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Transition work will do wonders! Its important not to lope for long periods of time when trying to teach them to carry themselves correctly. If you lope/gallop forever incorrectly they will continue to do that. Only lope off for a couple of strides and stop them and back them up or go back down to a trot. This will get them thinking more about stopping then going faster. Backing them up will also get their hinds underneath them which will help with collection. Just don't stop them harshly either or they will get tense and nervous when loping. Just mix it up.

Also what Gottaride said lateral flexion and vertical flexion is so important if you ever want your horse to be collected.

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post #8 of 10 Old 02-03-2009, 05:01 PM
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Do a lot of bending, that totally worked for me..

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post #9 of 10 Old 02-09-2009, 04:21 PM
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I have something that you might try for the lope. I used it for a different problem but it may be a simple fix for your problem as well. I was working with a mare that didn't have an extended lope. She took very short, rocky strides. So a friend suggested to me to start to lope her in a wide circle and slowly make the circle smaller. This would shorten the distance between her legs and she would have to move her legs further out to keep up. Of course this was with a younger mare that was pretty sure footed. I don't know how your horse would handle it, but what I would try if it were me would be to trot a circle pattern-then while keeping in the circle pattern but making it smaller try to kick her up a notch, see if she breaks away into a gallop or starts to figure out a slower pace. Just an idea. But only do what you feel comfortable doing with both you and your horse.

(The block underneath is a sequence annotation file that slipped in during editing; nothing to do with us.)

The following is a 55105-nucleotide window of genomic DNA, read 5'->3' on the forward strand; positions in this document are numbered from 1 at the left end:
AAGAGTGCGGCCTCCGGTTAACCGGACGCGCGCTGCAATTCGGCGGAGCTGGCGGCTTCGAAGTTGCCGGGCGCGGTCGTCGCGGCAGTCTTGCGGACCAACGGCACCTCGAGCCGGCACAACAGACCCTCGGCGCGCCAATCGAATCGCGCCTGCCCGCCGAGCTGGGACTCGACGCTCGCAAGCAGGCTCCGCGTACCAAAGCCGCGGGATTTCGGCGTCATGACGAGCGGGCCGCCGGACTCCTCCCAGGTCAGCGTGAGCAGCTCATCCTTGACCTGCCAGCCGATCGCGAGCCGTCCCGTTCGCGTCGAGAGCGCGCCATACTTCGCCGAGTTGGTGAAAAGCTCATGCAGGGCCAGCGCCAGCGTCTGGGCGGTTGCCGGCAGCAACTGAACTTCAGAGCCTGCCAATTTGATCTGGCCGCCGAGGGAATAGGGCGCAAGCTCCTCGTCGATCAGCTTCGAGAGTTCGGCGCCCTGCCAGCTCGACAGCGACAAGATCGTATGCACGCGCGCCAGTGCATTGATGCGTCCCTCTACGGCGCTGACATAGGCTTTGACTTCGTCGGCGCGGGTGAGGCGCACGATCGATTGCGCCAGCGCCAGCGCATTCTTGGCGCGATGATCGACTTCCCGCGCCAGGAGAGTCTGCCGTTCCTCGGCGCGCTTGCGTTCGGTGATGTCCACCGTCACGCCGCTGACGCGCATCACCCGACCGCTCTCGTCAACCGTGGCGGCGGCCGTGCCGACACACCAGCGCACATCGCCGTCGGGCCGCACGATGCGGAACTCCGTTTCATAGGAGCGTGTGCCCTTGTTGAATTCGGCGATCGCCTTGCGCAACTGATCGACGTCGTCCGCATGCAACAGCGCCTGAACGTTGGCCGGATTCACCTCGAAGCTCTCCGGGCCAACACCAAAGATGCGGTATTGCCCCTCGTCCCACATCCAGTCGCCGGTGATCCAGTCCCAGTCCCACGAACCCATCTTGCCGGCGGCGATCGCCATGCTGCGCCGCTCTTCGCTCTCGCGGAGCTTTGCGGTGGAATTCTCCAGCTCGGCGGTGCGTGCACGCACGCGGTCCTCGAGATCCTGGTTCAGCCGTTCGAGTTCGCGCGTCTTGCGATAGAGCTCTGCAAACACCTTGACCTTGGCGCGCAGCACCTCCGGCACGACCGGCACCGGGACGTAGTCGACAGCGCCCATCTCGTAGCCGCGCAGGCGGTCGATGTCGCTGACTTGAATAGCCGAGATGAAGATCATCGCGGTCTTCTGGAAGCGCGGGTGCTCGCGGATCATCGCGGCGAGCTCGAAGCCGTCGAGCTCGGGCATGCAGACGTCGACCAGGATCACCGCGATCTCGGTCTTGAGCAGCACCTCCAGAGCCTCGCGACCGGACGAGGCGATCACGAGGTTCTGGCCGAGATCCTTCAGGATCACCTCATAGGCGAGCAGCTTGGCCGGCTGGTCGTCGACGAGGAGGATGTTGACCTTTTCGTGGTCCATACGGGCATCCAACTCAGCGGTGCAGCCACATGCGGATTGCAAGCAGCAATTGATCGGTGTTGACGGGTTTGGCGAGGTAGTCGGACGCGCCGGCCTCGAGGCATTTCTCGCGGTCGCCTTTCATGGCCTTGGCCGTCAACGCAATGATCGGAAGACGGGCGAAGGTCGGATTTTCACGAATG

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post #10 of 10 Old 02-10-2009, 11:37 AM
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Quote:
Originally Posted by randiekay215 View Post
I have something that you might try for the lope. I used it for a different problem but it may be a simple fix for your problem as well. I was working with a mare that didn't have an extended lope. She took very short, rocky strides. So a friend suggested to me to start to lope her in a wide circle and slowly make the circle smaller. This would shorten the distance between her legs and she would have to move her legs further out to keep up. Of course this was with a younger mare that was pretty sure footed. I don't know how your horse would handle it, but what I would try if it were me would be to trot a circle pattern-then while keeping in the circle pattern but making it smaller try to kick her up a notch, see if she breaks away into a gallop or starts to figure out a slower pace. Just an idea. But only do what you feel comfortable doing with both you and your horse.

Yea circles are good. You could also try everytime she wants to take off turn them into a small circle then once she slows down let her out. They will probably take off again then repeat it. Try not to do this alot in one session though because it can be hard on their legs. Just try to switch up all the techniques and it will keep things interesting.